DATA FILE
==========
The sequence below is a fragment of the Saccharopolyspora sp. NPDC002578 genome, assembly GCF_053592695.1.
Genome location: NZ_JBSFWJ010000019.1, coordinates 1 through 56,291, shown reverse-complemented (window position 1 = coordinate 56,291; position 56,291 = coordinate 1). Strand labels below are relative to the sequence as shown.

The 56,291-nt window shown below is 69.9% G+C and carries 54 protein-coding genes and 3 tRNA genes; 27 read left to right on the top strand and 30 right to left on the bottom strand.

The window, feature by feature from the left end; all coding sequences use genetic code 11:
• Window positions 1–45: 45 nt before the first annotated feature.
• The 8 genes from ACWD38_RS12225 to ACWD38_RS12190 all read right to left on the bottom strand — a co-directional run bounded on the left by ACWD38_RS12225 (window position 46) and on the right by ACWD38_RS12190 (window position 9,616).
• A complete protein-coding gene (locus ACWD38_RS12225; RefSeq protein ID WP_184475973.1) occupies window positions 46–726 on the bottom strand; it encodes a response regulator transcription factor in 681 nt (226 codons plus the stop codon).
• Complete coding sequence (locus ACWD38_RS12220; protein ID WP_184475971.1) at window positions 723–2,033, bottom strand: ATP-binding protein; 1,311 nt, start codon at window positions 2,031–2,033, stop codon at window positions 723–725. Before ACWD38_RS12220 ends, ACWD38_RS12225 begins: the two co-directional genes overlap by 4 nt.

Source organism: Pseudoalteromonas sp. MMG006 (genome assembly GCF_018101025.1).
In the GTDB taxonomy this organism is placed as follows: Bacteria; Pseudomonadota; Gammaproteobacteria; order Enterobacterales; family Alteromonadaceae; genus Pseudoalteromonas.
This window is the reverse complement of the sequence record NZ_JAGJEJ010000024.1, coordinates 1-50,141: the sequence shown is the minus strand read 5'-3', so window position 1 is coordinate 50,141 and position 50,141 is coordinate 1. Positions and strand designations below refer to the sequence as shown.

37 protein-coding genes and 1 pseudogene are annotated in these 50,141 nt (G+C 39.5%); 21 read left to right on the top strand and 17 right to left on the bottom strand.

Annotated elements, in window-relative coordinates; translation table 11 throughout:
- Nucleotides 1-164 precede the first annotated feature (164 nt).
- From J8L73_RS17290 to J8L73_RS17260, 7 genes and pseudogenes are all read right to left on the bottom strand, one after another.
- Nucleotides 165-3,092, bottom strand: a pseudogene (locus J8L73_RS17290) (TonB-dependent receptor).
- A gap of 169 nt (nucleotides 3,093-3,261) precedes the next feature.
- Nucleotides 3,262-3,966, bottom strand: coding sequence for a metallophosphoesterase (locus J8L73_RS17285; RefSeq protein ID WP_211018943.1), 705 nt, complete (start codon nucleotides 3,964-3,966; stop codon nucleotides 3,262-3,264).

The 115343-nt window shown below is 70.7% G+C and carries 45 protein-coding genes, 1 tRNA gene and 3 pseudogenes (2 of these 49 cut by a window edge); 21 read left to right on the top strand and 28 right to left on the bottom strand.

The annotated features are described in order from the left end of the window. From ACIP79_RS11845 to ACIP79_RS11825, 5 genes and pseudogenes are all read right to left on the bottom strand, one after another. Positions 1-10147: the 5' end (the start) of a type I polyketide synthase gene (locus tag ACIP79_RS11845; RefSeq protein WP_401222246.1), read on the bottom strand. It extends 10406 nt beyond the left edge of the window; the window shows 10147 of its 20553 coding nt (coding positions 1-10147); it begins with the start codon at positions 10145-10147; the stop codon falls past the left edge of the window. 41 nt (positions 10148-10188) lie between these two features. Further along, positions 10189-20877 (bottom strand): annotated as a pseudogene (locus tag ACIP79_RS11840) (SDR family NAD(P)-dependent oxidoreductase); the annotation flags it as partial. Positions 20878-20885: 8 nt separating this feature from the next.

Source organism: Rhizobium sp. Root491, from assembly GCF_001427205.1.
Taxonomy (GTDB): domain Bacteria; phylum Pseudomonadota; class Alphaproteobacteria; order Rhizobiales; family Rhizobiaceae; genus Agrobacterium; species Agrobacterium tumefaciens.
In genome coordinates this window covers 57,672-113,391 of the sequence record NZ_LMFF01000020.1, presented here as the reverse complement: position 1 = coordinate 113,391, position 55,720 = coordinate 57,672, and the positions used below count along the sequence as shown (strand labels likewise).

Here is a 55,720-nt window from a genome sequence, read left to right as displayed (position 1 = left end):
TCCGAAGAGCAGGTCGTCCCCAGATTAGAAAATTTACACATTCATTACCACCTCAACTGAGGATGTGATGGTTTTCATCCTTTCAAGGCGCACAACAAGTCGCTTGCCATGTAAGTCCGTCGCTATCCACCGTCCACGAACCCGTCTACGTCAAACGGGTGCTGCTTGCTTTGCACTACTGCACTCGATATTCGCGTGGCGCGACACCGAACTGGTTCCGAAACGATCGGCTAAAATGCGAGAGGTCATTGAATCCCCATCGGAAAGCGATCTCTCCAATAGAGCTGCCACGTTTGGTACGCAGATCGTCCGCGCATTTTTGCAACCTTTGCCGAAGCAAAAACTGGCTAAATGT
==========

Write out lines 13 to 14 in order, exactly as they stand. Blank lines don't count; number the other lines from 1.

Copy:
Annotated elements, in window-relative coordinates; translation table 11 throughout:
- Nucleotides 1-164 precede the first annotated feature (164 nt).